Title

Mountain Building Processes: Insights from Analog Models

Presenter Information

Jeffrey Bender

Department

Geosciences and Geological and Petroleum Engineering

Major

Geophysics

Research Advisor

Hogan, John Patrick

Advisor's Department

Geosciences and Geological and Petroleum Engineering

Funding Source

Geo 401 Adv. Structural Geology

Abstract

Strain distribution within the crust during continental collision can be visualized using "sandbox experiments". We investigated the affect of a weak ductile layer and variation in lithostatic load on crustal deformation during compression. The control experiment consisted of dry sand with horizontal marker layers subjected to compression by shortening the sandbox length. Thrust faults and folds developed beneath a thickening sand wedge. Successive experiments included weak ductile layers (all purpose-flour) and varied the lithostatic load to mimic conditions found in the Himalayas. Results suggest that faults in the rigid strata initially are steeper and more numerous than those in the ductile strata. As shortening increases dip angles become similar. Antithetic faulting occurs in experiments where a ductile layering was present. We suggest that mechanical strength properties and thickness of strata (e.g., weak/strong) has a significant impact on the number and dip angle of thrust faults formed during compressional "mountain-building" events.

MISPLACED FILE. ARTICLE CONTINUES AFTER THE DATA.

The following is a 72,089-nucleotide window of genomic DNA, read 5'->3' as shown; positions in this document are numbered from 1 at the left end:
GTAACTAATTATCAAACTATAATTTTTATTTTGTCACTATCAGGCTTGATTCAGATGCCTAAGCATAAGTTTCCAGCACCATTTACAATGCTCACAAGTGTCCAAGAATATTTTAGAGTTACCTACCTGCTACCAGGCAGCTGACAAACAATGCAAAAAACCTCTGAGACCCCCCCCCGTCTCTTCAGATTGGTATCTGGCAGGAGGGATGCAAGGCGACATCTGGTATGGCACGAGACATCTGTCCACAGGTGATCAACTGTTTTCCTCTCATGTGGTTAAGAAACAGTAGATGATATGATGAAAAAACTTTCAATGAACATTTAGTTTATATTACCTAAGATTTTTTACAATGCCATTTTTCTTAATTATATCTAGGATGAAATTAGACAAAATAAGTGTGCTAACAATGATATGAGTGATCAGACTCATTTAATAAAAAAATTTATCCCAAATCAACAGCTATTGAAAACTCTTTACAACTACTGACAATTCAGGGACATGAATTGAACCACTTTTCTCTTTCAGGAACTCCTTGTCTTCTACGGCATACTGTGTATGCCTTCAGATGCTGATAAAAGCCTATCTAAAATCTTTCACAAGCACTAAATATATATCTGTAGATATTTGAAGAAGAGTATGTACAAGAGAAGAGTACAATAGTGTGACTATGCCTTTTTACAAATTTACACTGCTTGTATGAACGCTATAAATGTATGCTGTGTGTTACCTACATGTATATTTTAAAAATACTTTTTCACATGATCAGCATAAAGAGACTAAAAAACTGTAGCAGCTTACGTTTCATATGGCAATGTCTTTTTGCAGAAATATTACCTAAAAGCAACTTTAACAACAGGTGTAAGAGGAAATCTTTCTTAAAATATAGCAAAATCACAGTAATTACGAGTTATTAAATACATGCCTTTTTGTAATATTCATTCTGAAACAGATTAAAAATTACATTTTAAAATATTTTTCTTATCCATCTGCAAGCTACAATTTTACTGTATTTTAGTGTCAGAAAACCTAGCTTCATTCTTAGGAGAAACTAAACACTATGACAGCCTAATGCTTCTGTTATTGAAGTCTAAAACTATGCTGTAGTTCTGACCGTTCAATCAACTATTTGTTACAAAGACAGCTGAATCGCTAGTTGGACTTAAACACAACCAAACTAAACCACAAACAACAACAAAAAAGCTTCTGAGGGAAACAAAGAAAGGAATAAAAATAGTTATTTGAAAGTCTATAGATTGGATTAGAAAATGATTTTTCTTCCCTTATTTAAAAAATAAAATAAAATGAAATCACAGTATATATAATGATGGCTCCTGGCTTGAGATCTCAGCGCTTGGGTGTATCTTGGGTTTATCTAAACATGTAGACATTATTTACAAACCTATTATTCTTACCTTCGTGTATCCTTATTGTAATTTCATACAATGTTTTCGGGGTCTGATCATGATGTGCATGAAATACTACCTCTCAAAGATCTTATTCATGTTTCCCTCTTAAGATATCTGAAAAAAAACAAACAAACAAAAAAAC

Biography

Jeff Bender is currently an undergraduate student in Geophysics. His primary emphasis area is exploration geophysics/seismology. Anticipated graduation is May 2010.

Research Category

Sciences

Presentation Type

Poster Presentation

Document Type

Poster

Location

Upper Atrium/Hallway

Presentation Date

08 Apr 2009, 9:00 am - 11:45 am

Comments

Joint project with Melinda Rushing

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Apr 8th, 9:00 AM Apr 8th, 11:45 AM

Mountain Building Processes: Insights from Analog Models

Upper Atrium/Hallway

Strain distribution within the crust during continental collision can be visualized using "sandbox experiments". We investigated the affect of a weak ductile layer and variation in lithostatic load on crustal deformation during compression. The control experiment consisted of dry sand with horizontal marker layers subjected to compression by shortening the sandbox length. Thrust faults and folds developed beneath a thickening sand wedge. Successive experiments included weak ductile layers (all purpose-flour) and varied the lithostatic load to mimic conditions found in the Himalayas. Results suggest that faults in the rigid strata initially are steeper and more numerous than those in the ductile strata. As shortening increases dip angles become similar. Antithetic faulting occurs in experiments where a ductile layering was present. We suggest that mechanical strength properties and thickness of strata (e.g., weak/strong) has a significant impact on the number and dip angle of thrust faults formed during compressional "mountain-building" events.